Top 10 Documentaries
1. No Home Movie
The final work from the great Chantal Akerman is about her lifelong quest for identity. Though no one ever truly knows why someone else commits suicide, as Akerman apparently did, we can surmise she never found a place where she could truly be comfortable in her skin. The film interweaves interviews with her dying mother, a survivor of Auschwitz, with footage of the undulating hillocks of the desert of Israel, taken from a train. "Mommy, tell me a story," Akerman says, by way of attempting to get her mother to stay awake. Her very long takes study the geography of her mother's apartment. She is interested in spatial and rhythmic tensions, and in visual and aural textures--hard reflective surfaces, the blacks and splashes of color found in shadows and windows, the way walls and other vertical forms create masking effects. It's quite a sensual experience. I think of the roar of the wind in the desert rushing over her mic, the hum of the seashore, the thrum of the train.
2. In Transit
The final film co-directed by legendary "direct cinema" pioneer Albert Maysles. It takes us aboard the Empire Builder train on its three-day journey from Chicago to the Pacific Northwest. We roll across the country in a kind of dream state, where time and space are suspended. Moving quietly between intimate moments of truth, Maysles' camera weaves a tapestry of Americans at turning points in their lives.
3. Lo and Behold: Reveries of the Connected World
Werner Herzog's meditative documentary on "one of the biggest revolutions we as human beings are experiencing": The Internet. Evolution or devolution? A flare from the sun, a hurricane, cyberwar: all could wreak havoc with the Internet, pitching civilization into chaos. Still, Herzog remains cheerful. After all, a company called Spacex is working on building ships to move humans to Mars. In my favorite moment, Herzog casts his eye across the beautiful skyline of Chicago. Noting that it appears "devoid of inhabitants," he muses that we must assume that everyone has left for Mars. Then, looking back on the city from the lakeside walkway leading to Adler Planetarium, he finds himself amongst "stragglers left behind": a group of monks in their orange robes, all gazing into their cell phones, as Elvis sings "Are You Lonesome Tonight" on the soundtrack.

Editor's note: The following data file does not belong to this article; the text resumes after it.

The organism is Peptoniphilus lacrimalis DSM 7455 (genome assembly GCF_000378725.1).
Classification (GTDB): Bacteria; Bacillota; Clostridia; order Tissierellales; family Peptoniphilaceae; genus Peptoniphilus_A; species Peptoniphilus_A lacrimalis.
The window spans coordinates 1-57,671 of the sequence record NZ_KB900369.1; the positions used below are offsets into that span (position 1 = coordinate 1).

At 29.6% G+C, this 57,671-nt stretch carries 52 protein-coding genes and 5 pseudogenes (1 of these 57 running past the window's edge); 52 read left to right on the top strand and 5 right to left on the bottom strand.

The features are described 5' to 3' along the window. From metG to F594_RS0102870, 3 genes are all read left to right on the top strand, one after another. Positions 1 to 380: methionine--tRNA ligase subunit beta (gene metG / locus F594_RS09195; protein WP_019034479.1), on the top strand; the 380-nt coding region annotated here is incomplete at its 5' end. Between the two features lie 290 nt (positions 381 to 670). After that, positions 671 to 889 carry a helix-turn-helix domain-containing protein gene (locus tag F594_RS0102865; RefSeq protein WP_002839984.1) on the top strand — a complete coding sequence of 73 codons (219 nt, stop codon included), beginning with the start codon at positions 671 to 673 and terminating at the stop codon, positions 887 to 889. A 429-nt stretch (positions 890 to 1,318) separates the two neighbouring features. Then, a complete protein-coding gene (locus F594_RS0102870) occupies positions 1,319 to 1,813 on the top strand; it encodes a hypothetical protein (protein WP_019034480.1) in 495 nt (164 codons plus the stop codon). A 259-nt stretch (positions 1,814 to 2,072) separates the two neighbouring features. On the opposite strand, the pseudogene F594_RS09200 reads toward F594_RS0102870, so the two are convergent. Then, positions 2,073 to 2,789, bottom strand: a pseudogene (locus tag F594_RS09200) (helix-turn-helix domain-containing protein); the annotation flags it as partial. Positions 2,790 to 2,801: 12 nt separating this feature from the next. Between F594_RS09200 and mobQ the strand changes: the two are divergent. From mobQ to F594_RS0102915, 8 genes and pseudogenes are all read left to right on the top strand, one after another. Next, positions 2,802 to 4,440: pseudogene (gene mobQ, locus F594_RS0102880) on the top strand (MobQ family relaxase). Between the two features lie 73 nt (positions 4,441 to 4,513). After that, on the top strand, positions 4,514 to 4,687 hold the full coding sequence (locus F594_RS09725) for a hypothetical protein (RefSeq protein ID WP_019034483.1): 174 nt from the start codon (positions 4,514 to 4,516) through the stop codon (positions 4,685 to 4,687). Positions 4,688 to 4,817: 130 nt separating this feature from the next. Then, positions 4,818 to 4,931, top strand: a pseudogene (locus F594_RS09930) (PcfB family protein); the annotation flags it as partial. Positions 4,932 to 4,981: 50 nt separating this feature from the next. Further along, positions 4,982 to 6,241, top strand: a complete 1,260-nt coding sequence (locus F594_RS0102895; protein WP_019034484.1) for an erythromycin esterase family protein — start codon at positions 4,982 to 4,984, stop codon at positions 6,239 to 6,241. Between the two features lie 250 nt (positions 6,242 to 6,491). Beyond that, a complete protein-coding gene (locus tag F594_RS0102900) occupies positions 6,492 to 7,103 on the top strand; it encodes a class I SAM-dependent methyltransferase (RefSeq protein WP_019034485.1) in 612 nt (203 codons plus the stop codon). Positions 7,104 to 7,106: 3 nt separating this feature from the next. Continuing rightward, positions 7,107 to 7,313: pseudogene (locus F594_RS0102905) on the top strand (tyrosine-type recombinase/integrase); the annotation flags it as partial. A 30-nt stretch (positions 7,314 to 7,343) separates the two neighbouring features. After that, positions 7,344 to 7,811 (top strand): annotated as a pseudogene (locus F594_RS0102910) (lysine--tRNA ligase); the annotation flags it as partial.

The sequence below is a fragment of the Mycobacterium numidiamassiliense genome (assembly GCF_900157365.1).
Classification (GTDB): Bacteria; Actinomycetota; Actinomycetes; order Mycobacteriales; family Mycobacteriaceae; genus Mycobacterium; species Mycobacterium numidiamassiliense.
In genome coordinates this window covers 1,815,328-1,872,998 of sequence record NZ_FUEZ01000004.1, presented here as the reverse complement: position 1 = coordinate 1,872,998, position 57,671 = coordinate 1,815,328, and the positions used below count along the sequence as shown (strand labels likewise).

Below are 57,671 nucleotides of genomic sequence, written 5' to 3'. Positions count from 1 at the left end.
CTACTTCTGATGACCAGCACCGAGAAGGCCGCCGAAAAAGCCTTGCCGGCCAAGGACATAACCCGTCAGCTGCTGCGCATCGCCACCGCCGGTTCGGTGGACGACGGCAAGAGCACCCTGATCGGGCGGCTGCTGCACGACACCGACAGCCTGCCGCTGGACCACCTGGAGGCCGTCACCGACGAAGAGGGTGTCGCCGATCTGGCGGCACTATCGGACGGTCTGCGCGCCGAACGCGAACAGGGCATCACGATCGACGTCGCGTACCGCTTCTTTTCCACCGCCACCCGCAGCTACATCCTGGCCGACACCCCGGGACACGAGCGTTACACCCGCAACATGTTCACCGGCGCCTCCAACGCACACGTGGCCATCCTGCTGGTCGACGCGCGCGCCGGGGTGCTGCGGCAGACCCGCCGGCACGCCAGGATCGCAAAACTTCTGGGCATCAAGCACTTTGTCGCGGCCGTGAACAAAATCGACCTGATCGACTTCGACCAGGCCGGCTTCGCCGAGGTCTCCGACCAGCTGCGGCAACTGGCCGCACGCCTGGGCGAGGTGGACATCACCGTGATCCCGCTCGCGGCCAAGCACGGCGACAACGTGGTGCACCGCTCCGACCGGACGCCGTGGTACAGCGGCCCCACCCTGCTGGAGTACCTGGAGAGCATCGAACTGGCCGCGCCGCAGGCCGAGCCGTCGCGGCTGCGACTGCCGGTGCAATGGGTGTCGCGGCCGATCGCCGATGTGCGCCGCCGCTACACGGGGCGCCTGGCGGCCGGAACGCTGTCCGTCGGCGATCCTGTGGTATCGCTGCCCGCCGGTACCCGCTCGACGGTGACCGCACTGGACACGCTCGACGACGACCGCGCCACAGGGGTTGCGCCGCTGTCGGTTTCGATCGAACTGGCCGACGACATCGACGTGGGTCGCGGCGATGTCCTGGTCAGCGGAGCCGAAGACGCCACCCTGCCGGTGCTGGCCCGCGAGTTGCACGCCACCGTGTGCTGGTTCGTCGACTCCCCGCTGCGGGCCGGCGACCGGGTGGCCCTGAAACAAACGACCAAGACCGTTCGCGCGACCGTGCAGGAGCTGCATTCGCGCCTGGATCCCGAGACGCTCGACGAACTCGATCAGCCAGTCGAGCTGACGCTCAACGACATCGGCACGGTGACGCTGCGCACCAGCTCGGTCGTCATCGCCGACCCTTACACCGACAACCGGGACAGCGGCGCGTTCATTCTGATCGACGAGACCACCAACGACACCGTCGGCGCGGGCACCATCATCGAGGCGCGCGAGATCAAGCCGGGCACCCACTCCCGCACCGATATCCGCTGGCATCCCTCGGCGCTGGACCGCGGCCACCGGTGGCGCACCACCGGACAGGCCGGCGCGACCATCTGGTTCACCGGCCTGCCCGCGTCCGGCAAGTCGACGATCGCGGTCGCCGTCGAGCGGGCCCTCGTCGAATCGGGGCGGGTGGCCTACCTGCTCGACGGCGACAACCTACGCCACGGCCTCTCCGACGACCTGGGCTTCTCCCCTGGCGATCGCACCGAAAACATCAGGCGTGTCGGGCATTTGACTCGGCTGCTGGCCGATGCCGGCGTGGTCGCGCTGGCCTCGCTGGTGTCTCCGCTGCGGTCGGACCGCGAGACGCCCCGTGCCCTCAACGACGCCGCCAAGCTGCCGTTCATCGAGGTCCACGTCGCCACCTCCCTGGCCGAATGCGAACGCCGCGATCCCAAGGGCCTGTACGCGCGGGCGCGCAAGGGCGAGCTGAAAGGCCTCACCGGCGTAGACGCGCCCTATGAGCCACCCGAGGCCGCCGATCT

4. Fire at Sea
A unique documentary by Gianfranco Rosi, a quiet work of humanism and a storehouse of powerful imagery. It's set on Lampedusa, an ancient, tiny Italian fishing island, which for years has been the gateway to Europe for hundreds of thousands of migrants from Nigeria, the Ivory Coast, Syria and points beyond.
5. Francofonia
The word “documentary” feels too prosaic for Alexander Sokurov's elegant French phantasmagoria about the Louvre and war.
6. The Illinois Parables In 11 sections, Deborah Stratman's experimental, cryptic essay limns a kind of imaginative atlas of Illinois cultural history. It's loosely organized around the theme of exodus. Much of it surveys the Southern tip of the state, casting a bird's eye view over all that flat wheat prairie land. Street signs now read "Trail of Tears," marking the road down which Native Americans were removed to the west of the Mississippi. In Golconda, Illinois we see a mural at the Trail of Tears' Ohio River crossing. (This, incidentally--or not--was also the border where Jim Crow once began and ended: a black person crossing the Ohio River into Cairo, Illinois was now in a "free" country). In Nauvoo, Illinois we visit the starting point of the Mormon Trail, over which Brigham Young led the exodus of his people to Salt Lake City in 1846. Demonic organ plays over a painting of the burning Mormon temple, then we cut to a shot of the rebuilt building today. We see headlines about mysterious fires in Macomb, Illinois, and a young woman burns a hole in the wall with her eyes. On the soundtrack, readings from Alexis de Tocqueville and Ralph Waldo Emerson's letter to President Van Buren float by. Expressionless men in suits illustrate audio from a press conference about the 1969 assassination of Fred Hampton by the Chicago police, using hand gestures as if they're in an airline PSA about buckling up. This segment is shot in the style of old black and white TV news footage, and the men move through a kind of stage-set blueprint of Hampton's apartment, constructed in a locker room. From the skies, newsreel footage surveys the endless destruction and terror wrought by the tornado of 1925 which devastated Southern Illinois--the deadliest tornado in U.S. history. We visit a field that was once a nuclear research site where sits, abandoned, "a graphite cake filled with uranium raisins." The mood is wintry and sad.